Biologist Sarah Kocher receives Packard Foundation fellowship for early-career scientists for her 'social brain' research with bees
The David and Lucile Packard Foundation announced that Princeton's Sarah Kocher is one of 20 early-career researchers to be awarded a 2021 Packard Fellowship for Science and Engineering. Each fellow will each receive $875,000 over five years to pursue their research.
Kocher, an assistant professor of ecology and evolutionary biology and the Lewis-Sigler Institute for Integrative Genomics, investigates the genetic and neurobiological mechanisms behind social living. Her research takes advantage of naturally occurring variation in sweat bees, where some species live alone while others build social units like their better-known cousins the honeybees.
"Through this comparative lens, we can examine the genetic factors that shape variation in social behavior within and among species and link these genetic changes with neurobiological and behavioral traits," Kocher said. "My work traverses different levels of biological complexity, from genes to brains to behavior, to gain a comprehensive understanding of the factors that shape the evolution of the ‘social brain.'"
The Packard Fellowships in Science and Engineering are among the nation’s largest nongovernmental fellowships, designed to allow maximum flexibility in how the funding is used. Since 1988, this program has supported the blue-sky thinking of scientists and engineers whose research over time has led to new discoveries that improve people’s lives and enhance our understanding of the universe.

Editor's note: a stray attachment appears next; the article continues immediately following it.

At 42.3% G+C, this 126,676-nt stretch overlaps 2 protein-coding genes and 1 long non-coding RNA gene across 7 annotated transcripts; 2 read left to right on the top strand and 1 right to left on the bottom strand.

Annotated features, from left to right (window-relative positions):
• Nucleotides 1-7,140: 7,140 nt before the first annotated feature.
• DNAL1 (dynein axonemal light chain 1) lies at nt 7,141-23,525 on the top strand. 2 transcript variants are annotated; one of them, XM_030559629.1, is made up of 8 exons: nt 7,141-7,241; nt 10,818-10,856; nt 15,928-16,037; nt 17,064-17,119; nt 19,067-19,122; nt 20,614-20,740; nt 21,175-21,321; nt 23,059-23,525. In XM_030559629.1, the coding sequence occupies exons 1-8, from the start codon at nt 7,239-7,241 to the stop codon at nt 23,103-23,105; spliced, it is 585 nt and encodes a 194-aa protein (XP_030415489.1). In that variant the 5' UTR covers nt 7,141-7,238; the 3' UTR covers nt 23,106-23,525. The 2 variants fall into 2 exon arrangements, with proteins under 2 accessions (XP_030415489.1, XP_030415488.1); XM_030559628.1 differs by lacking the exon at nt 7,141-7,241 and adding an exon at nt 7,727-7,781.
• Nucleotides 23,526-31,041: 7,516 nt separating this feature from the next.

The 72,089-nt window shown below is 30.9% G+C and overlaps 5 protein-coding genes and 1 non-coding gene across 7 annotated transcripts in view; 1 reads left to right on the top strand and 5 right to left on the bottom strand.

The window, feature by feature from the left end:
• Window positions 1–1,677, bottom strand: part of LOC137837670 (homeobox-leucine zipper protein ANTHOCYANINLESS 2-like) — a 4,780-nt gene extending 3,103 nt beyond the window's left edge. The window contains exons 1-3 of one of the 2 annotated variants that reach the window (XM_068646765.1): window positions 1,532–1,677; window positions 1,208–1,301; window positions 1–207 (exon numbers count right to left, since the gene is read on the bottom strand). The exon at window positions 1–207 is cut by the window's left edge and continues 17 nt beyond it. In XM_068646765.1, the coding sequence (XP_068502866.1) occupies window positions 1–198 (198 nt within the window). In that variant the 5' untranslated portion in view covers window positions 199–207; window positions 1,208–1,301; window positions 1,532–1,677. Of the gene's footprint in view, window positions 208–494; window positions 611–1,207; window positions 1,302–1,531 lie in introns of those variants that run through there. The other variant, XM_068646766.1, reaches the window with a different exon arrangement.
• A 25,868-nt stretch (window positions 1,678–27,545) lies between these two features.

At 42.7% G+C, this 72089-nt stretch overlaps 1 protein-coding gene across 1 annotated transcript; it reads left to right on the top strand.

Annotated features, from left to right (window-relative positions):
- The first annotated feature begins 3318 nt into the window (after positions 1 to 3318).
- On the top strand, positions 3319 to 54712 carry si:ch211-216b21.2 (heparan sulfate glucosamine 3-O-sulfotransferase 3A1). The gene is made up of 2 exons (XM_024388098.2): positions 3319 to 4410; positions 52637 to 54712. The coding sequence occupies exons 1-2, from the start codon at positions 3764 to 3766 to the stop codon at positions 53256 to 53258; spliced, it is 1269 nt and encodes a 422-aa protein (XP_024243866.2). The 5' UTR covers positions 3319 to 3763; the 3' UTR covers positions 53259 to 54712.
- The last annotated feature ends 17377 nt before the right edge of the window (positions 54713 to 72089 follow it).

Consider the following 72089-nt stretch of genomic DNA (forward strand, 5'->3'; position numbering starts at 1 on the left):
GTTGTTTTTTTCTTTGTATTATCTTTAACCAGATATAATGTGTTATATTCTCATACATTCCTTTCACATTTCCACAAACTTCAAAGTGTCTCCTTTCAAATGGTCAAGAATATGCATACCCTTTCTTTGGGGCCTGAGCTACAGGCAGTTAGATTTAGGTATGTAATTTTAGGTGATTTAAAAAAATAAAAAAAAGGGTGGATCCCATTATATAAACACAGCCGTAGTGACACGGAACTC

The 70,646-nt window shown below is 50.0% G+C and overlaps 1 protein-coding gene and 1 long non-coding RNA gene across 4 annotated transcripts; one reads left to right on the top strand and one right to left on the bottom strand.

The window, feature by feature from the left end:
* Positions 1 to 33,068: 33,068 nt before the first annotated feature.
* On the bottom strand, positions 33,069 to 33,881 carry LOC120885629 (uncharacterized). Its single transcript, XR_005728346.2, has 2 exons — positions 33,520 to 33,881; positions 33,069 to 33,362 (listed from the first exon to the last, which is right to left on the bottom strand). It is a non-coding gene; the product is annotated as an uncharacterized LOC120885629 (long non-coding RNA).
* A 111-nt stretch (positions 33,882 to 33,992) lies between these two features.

“What a moment for celebration,” said Nancy Lindborg, the president and CEO of the Packard Foundation. “At a time when we are confronting so many difficult, intertwined challenges, including climate change, a global pandemic and racial injustice, I am buoyed by the determination and energy of these 20 scientists and engineers. Through their research, creativity and mentorship to their students and in their labs, these young leaders have the potential to help equip us all to better understand and address the challenges we face.”
The fellowships program was inspired by David Packard’s commitment to strengthen university-based science and engineering programs in the United States. He recognized that the success of the Hewlett-Packard Company, which he cofounded, was derived in large measure from research and development in university laboratories. Since 1988, the Packard Foundation has awarded $464 million to 657 scientists and engineers from 54 national universities.
The fellowship will be paid over five years, beginning in November 2021. Kocher will join other fellows at an annual conference — held online this year and last year — to discuss their research and possibly spark interdisciplinary collaborations. Next year’s meeting is scheduled for Sept. 7-10 in Monterey, California.
Other Princetonians who have been named Packard Fellows include quantum chemist Leslie Schoop in 2020, mathematician Aleksander Logunov in 2019, biologist Mary "Cassie" Stoddard in 2018, mathematician John Pardon in 2017, physicist Waseem Bakr in 2016, biologist Sabine Petry in 2014, computer scientist Mark Braverman in 2013, astrophysicist Gáspár Bakos in 2012, physicist William Jones in 2010, chemical engineer Celeste Nelson and physicist Jason Petta in 2008 and mathematician Manjul Bhargava in 2004.